This week Phillies broadcaster Harry Kalas passed away doing what he loved to do - preparing to call a baseball game. Harry was more than the voice of the Phillies for 38 seasons. For generations of fans he was a central part of the team’s identity.
There’s very little I can add to the stories we’ve been hearing over the past several days. Because Harry was such a man of the people, there are so many people who have had the pleasure of his company. Because he was so grounded, everyone who met him came away with the same feeling that I have always had about him: he was just a sweetheart. How many stories have you heard this week involving Harry making a recording for someone’s voicemail/answering machine/wedding rehearsal dinner? Or involving him setting down for a bit at someone’s table and joining them for a drink or two? That’s because he never said no! Not only was he there for us in the booth, but he was, in so many cases, physically there, right in front of us, brightening our days.
Harry and I lived fairly close to one another, and I would see him regularly in our local Wawa. He’d shuffle in, grab a 24oz cup, give it a pour while asking Steve who tends the coffee, or Palma at the register, or Bob the manager or Tom the deli guy what was going on with them. The pride we all felt that Harry Kalas was stopping in our Wawa! Holy Smokes. No big deal to Harry. He’d have that smile across his face and sparkling eyes that always seemed to say "You would not believe the time I’ve just been having!" He’d ask me: "Michael, what do you think of the boys this year?" As if I had any insight that might possibly help him, this Hall of Famer who only called the games every single day.
One thing that might have been masked a bit by Harry’s tremendous basso profundo, was his knowledge of the game. It was so easy to get lost in his smooth, seemingly effortless play calling that sometimes you’d lose sight of the fact that this man knew THE GAME. Harry not only knew the statistics and background of every Phillies player and opponent, but he also knew the strategy of the game as well as anyone on the field. When then Phillies closer Billy Wagner gave up a three run home run to his former team, the Houston Astros, that would ultimately cause his new team to lose the division by one game, Harry could not hide his disgust. "I cannot believe this," he said. "The runs are all unearned, but so what!" indicating his displeasure with Wagner who talked a good game but was unable to pitch one, at that moment.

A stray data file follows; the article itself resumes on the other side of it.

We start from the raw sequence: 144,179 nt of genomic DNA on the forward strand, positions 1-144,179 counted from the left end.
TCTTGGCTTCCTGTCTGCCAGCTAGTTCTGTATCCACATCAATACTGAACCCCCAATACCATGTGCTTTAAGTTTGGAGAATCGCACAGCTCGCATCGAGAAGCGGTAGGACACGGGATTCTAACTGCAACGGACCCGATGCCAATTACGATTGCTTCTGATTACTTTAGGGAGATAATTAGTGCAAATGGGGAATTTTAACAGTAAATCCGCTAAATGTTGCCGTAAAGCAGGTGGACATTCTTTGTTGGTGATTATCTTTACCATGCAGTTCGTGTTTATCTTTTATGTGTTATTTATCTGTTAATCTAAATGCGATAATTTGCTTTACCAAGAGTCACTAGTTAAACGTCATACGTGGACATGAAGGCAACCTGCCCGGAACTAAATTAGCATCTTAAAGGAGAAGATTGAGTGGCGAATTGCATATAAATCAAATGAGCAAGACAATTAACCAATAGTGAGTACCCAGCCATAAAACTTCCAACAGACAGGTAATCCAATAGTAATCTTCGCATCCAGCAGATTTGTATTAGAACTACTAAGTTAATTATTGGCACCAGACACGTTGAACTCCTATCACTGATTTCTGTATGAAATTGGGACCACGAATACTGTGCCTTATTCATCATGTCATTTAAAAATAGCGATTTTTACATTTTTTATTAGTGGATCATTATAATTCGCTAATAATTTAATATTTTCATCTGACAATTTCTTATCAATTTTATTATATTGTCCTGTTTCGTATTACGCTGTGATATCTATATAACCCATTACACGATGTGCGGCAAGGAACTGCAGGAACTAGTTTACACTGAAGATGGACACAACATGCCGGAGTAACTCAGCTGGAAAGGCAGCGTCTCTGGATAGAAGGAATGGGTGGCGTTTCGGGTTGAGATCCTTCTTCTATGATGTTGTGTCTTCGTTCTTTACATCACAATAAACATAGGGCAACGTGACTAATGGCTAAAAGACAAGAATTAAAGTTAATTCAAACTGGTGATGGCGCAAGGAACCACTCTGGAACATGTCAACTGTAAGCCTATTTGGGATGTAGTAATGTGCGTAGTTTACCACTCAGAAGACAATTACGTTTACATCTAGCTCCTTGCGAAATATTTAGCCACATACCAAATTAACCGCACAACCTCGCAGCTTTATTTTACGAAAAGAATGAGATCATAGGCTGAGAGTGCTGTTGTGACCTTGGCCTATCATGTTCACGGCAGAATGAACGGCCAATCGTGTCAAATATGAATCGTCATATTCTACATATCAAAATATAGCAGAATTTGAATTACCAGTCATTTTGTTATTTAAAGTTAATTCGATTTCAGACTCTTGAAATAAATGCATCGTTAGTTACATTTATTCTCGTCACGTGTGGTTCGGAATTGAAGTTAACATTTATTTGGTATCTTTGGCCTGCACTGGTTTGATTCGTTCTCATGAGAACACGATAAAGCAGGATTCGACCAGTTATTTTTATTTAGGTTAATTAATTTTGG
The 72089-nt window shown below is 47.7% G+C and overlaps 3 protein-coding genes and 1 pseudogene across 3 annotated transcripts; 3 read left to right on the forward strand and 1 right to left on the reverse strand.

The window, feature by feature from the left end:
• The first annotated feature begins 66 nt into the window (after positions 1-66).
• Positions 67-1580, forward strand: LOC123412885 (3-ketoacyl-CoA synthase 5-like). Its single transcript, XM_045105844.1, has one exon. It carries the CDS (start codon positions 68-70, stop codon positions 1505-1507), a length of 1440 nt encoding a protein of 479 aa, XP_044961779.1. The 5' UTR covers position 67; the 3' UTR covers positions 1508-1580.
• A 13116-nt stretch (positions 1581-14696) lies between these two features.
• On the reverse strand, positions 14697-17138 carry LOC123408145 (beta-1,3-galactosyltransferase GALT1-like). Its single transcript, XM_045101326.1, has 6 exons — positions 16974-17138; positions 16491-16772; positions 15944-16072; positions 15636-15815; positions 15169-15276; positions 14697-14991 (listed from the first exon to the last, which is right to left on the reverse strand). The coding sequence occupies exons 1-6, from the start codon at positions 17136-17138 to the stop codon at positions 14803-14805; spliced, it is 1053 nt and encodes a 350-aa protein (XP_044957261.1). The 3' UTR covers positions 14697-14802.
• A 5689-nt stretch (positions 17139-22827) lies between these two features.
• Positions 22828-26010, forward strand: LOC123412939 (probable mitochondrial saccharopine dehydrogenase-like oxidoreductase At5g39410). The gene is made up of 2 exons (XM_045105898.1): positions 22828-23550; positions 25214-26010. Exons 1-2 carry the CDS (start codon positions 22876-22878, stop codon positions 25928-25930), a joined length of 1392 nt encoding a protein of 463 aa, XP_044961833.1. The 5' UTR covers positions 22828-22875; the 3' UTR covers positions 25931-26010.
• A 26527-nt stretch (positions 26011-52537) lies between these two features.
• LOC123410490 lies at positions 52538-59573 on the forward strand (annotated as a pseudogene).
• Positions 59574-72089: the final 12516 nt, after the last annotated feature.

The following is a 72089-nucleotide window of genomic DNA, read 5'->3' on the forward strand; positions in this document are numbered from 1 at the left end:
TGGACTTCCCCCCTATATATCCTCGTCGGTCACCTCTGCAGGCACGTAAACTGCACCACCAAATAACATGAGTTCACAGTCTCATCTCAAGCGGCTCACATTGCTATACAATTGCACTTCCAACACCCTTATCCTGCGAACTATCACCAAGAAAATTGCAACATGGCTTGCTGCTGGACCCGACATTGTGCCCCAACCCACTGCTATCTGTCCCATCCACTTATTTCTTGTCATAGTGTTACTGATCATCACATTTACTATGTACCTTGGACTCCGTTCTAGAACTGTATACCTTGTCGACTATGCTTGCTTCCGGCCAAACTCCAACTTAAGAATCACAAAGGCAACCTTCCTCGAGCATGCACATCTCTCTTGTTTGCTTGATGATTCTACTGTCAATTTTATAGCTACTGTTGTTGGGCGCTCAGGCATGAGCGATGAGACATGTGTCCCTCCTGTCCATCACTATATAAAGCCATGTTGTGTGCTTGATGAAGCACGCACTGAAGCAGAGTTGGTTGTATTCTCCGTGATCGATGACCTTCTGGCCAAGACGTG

Who hasn’t at one time or another while at a Phillies game, looked up toward the booth to see where Harry was, maybe even try to get his attention? Who hasn’t tried to get that bag of peanuts he’d toss down to the fans during the game? I had the honor of sitting in his chair, in that booth at Citizens Bank Park, when Mitch Williams and I narrated Comcast SportsNet’s coverage of the Phillies championship parade last October. It was a career highlight for me. The next time I saw Harry, I mentioned that I’d been in there and what an honor it was and what a great time he must have sitting there with the best view in the house, calling Phillies games. "It’s a pretty great view, isn’t it?" he said with that I’ve-got-a-secret smile. Not as good as ours has been looking up at that booth and knowing he’d be there. What will we do now?